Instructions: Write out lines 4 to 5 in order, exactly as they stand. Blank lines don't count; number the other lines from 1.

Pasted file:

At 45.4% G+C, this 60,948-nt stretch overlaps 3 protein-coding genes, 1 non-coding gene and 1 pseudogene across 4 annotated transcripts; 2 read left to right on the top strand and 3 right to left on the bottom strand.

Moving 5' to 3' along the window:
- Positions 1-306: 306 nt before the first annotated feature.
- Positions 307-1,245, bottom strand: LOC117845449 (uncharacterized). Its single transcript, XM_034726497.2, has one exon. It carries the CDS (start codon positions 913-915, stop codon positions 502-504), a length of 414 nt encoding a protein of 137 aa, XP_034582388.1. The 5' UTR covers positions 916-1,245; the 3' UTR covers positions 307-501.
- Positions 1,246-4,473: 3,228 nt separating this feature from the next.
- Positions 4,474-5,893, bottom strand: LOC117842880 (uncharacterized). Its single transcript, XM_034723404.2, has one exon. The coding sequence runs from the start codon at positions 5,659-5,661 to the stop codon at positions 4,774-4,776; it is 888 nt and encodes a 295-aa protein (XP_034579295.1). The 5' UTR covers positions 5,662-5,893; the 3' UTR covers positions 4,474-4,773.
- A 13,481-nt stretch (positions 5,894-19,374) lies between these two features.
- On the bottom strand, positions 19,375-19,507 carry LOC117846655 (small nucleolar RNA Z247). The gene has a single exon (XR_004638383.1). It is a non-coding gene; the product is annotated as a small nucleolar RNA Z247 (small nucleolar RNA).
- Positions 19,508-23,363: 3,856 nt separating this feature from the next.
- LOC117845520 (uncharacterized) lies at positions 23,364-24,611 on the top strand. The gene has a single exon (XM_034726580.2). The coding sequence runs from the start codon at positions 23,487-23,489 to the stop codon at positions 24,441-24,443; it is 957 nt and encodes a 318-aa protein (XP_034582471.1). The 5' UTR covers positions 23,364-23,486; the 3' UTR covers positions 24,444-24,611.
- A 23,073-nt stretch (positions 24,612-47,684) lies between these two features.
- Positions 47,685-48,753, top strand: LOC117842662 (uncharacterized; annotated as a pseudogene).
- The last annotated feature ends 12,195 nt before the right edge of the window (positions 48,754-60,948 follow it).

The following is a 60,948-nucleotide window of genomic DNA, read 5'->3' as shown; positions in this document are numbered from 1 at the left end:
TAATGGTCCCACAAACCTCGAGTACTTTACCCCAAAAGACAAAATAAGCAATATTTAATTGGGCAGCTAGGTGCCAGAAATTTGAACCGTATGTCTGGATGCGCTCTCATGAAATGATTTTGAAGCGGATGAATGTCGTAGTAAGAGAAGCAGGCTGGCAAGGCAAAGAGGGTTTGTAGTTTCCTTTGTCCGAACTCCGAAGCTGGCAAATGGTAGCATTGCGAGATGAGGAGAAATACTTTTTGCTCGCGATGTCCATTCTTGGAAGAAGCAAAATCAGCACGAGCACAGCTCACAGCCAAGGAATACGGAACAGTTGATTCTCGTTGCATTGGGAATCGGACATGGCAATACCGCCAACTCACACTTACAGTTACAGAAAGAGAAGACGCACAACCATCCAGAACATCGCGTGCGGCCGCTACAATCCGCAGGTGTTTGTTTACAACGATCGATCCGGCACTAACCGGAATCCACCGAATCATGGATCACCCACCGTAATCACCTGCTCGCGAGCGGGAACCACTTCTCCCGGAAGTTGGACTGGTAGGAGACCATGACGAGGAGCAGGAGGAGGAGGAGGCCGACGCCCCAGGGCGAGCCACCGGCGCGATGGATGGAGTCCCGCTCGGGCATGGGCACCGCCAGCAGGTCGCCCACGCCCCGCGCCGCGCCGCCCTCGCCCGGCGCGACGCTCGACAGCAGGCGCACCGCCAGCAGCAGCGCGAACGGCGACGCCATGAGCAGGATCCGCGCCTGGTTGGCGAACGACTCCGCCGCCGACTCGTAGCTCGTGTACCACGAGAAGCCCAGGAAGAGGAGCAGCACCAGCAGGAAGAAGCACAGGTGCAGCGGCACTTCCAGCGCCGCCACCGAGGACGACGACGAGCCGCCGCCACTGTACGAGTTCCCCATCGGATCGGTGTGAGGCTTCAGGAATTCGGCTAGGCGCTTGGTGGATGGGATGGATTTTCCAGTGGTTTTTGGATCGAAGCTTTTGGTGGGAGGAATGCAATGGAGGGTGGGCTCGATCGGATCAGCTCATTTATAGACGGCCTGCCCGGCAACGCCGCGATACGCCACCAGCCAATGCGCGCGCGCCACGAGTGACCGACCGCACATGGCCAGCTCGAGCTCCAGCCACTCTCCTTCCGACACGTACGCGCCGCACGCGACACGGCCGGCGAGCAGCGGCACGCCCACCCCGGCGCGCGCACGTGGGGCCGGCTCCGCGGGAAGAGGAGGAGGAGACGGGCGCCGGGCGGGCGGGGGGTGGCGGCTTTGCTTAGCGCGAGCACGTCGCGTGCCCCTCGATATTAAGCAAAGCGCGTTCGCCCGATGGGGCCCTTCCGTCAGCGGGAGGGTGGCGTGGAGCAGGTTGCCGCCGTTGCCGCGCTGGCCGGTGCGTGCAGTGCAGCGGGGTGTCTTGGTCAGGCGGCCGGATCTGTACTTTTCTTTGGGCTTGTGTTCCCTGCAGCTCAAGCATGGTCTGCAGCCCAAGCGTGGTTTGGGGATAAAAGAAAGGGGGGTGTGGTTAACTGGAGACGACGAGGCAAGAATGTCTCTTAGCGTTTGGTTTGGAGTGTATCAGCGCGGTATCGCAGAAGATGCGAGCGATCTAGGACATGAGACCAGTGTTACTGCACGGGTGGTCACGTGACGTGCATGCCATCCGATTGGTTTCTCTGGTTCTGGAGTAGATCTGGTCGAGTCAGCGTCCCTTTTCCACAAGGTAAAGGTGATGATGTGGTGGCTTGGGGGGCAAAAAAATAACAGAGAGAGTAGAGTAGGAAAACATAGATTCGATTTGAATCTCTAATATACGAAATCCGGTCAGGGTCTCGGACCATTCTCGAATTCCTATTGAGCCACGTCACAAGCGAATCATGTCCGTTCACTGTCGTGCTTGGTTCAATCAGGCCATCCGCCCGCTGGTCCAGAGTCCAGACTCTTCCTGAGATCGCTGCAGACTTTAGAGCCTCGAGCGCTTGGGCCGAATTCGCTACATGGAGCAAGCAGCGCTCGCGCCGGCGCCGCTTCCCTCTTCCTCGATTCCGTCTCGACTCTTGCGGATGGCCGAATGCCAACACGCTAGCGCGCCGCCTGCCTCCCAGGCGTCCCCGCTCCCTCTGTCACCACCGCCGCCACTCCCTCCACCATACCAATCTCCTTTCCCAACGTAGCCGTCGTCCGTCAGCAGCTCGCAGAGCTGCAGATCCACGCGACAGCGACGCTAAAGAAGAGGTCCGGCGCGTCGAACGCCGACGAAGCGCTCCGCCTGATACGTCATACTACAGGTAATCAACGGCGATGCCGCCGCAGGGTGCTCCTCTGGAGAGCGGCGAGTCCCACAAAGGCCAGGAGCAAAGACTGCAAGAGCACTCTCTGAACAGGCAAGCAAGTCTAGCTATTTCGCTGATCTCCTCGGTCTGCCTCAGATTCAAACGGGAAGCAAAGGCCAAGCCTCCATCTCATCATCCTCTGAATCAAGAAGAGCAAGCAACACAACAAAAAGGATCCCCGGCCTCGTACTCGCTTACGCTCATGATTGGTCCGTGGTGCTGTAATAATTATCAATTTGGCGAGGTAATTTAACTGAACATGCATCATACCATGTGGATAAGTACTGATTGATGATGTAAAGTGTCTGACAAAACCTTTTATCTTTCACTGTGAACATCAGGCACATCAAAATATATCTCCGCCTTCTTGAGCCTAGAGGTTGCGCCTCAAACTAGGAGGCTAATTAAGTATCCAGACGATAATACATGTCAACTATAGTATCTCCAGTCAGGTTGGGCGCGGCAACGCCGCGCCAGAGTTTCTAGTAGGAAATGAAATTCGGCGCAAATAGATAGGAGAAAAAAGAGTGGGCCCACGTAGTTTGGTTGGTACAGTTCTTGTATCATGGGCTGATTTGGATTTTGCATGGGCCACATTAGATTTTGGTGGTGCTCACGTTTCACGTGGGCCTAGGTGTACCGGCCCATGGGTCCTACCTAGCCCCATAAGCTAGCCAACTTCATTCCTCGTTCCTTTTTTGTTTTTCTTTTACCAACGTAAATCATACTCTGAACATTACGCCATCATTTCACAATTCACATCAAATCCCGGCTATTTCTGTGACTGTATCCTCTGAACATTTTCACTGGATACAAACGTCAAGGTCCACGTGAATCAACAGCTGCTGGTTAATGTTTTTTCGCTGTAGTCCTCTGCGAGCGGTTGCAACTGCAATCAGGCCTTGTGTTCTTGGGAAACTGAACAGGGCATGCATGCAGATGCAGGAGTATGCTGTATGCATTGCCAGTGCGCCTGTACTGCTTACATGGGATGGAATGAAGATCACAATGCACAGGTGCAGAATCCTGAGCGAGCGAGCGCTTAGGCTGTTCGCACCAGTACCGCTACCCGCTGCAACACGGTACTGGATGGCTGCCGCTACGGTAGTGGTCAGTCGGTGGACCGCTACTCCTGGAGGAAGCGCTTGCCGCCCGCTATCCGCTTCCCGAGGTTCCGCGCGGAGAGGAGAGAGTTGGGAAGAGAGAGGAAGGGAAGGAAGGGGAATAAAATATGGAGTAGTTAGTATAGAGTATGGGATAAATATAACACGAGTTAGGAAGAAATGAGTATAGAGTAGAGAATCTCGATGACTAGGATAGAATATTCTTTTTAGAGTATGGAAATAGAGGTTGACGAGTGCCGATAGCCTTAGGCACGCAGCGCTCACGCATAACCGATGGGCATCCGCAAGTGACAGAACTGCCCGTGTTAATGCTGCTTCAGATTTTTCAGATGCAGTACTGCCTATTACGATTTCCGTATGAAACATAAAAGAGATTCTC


- Positions 307-1,245, bottom strand: LOC117845449 (uncharacterized). Its single transcript, XM_034726497.2, has one exon. It carries the CDS (start codon positions 913-915, stop codon positions 502-504), a length of 414 nt encoding a protein of 137 aa, XP_034582388.1. The 5' UTR covers positions 916-1,245; the 3' UTR covers positions 307-501.
- Positions 1,246-4,473: 3,228 nt separating this feature from the next.